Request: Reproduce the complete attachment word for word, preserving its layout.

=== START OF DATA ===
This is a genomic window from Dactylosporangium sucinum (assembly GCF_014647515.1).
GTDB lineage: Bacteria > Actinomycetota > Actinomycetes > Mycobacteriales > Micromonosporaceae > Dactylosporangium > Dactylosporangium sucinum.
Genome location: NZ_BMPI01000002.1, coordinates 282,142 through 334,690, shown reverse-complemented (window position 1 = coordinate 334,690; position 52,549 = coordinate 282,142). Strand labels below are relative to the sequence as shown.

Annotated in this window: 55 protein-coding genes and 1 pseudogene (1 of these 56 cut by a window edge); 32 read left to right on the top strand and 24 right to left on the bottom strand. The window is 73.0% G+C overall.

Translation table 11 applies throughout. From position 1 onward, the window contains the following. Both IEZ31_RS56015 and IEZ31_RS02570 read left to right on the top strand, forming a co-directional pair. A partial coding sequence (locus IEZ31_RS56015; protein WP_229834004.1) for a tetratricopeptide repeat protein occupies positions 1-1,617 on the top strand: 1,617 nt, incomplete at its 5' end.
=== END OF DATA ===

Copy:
This is a genomic window from Dactylosporangium sucinum (assembly GCF_014647515.1).
GTDB lineage: Bacteria > Actinomycetota > Actinomycetes > Mycobacteriales > Micromonosporaceae > Dactylosporangium > Dactylosporangium sucinum.
Genome location: NZ_BMPI01000002.1, coordinates 282,142 through 334,690, shown reverse-complemented (window position 1 = coordinate 334,690; position 52,549 = coordinate 282,142). Strand labels below are relative to the sequence as shown.

Annotated in this window: 55 protein-coding genes and 1 pseudogene (1 of these 56 cut by a window edge); 32 read left to right on the top strand and 24 right to left on the bottom strand. The window is 73.0% G+C overall.

Translation table 11 applies throughout. From position 1 onward, the window contains the following. Both IEZ31_RS56015 and IEZ31_RS02570 read left to right on the top strand, forming a co-directional pair. A partial coding sequence (locus IEZ31_RS56015; protein WP_229834004.1) for a tetratricopeptide repeat protein occupies positions 1-1,617 on the top strand: 1,617 nt, incomplete at its 5' end.